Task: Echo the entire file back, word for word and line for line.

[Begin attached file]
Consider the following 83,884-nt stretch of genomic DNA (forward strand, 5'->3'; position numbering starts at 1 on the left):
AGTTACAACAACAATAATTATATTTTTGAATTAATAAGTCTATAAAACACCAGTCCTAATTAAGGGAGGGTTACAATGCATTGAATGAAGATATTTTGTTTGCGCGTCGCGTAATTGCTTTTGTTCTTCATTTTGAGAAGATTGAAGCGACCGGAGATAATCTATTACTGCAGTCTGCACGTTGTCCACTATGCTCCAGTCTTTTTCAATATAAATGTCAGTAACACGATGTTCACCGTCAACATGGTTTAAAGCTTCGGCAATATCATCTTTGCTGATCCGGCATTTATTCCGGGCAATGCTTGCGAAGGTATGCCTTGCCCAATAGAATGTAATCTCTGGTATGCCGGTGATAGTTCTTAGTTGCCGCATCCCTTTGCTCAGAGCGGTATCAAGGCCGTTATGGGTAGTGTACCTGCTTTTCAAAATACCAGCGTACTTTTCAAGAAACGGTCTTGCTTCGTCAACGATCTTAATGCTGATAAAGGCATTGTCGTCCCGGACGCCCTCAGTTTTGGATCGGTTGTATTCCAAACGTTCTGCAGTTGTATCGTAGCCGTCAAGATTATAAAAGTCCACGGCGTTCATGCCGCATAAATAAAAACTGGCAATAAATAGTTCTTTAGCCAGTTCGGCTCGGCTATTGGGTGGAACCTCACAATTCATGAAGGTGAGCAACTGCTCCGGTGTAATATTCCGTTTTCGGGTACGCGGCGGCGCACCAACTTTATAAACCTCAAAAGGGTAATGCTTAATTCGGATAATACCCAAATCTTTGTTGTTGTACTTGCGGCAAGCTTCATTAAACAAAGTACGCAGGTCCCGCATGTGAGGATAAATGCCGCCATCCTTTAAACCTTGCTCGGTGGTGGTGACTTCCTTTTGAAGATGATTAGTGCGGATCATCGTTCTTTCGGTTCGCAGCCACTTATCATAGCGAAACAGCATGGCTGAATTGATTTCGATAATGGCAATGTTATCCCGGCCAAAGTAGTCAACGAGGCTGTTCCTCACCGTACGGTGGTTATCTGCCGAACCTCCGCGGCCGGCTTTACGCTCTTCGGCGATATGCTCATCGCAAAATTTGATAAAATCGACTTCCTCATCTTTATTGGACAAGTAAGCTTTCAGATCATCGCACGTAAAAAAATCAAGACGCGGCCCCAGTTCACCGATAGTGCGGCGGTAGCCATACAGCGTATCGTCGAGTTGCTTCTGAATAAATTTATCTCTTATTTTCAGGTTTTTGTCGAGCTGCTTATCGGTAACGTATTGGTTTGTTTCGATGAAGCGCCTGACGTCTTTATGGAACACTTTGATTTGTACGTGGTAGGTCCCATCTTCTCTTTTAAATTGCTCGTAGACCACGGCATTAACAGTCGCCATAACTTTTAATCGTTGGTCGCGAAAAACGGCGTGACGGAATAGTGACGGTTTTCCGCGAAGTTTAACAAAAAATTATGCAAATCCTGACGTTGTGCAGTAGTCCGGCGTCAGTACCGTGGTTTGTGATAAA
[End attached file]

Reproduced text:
Consider the following 83,884-nt stretch of genomic DNA (forward strand, 5'->3'; position numbering starts at 1 on the left):
AGTTACAACAACAATAATTATATTTTTGAATTAATAAGTCTATAAAACACCAGTCCTAATTAAGGGAGGGTTACAATGCATTGAATGAAGATATTTTGTTTGCGCGTCGCGTAATTGCTTTTGTTCTTCATTTTGAGAAGATTGAAGCGACCGGAGATAATCTATTACTGCAGTCTGCACGTTGTCCACTATGCTCCAGTCTTTTTCAATATAAATGTCAGTAACACGATGTTCACCGTCAACATGGTTTAAAGCTTCGGCAATATCATCTTTGCTGATCCGGCATTTATTCCGGGCAATGCTTGCGAAGGTATGCCTTGCCCAATAGAATGTAATCTCTGGTATGCCGGTGATAGTTCTTAGTTGCCGCATCCCTTTGCTCAGAGCGGTATCAAGGCCGTTATGGGTAGTGTACCTGCTTTTCAAAATACCAGCGTACTTTTCAAGAAACGGTCTTGCTTCGTCAACGATCTTAATGCTGATAAAGGCATTGTCGTCCCGGACGCCCTCAGTTTTGGATCGGTTGTATTCCAAACGTTCTGCAGTTGTATCGTAGCCGTCAAGATTATAAAAGTCCACGGCGTTCATGCCGCATAAATAAAAACTGGCAATAAATAGTTCTTTAGCCAGTTCGGCTCGGCTATTGGGTGGAACCTCACAATTCATGAAGGTGAGCAACTGCTCCGGTGTAATATTCCGTTTTCGGGTACGCGGCGGCGCACCAACTTTATAAACCTCAAAAGGGTAATGCTTAATTCGGATAATACCCAAATCTTTGTTGTTGTACTTGCGGCAAGCTTCATTAAACAAAGTACGCAGGTCCCGCATGTGAGGATAAATGCCGCCATCCTTTAAACCTTGCTCGGTGGTGGTGACTTCCTTTTGAAGATGATTAGTGCGGATCATCGTTCTTTCGGTTCGCAGCCACTTATCATAGCGAAACAGCATGGCTGAATTGATTTCGATAATGGCAATGTTATCCCGGCCAAAGTAGTCAACGAGGCTGTTCCTCACCGTACGGTGGTTATCTGCCGAACCTCCGCGGCCGGCTTTACGCTCTTCGGCGATATGCTCATCGCAAAATTTGATAAAATCGACTTCCTCATCTTTATTGGACAAGTAAGCTTTCAGATCATCGCACGTAAAAAAATCAAGACGCGGCCCCAGTTCACCGATAGTGCGGCGGTAGCCATACAGCGTATCGTCGAGTTGCTTCTGAATAAATTTATCTCTTATTTTCAGGTTTTTGTCGAGCTGCTTATCGGTAACGTATTGGTTTGTTTCGATGAAGCGCCTGACGTCTTTATGGAACACTTTGATTTGTACGTGGTAGGTCCCATCTTCTCTTTTAAATTGCTCGTAGACCACGGCATTAACAGTCGCCATAACTTTTAATCGTTGGTCGCGAAAAACGGCGTGACGGAATAGTGACGGTTTTCCGCGAAGTTTAACAAAAAATTATGCAAATCCTGACGTTGTGCAGTAGTCCGGCGTCAGTACCGTGGTTTGTGATAAA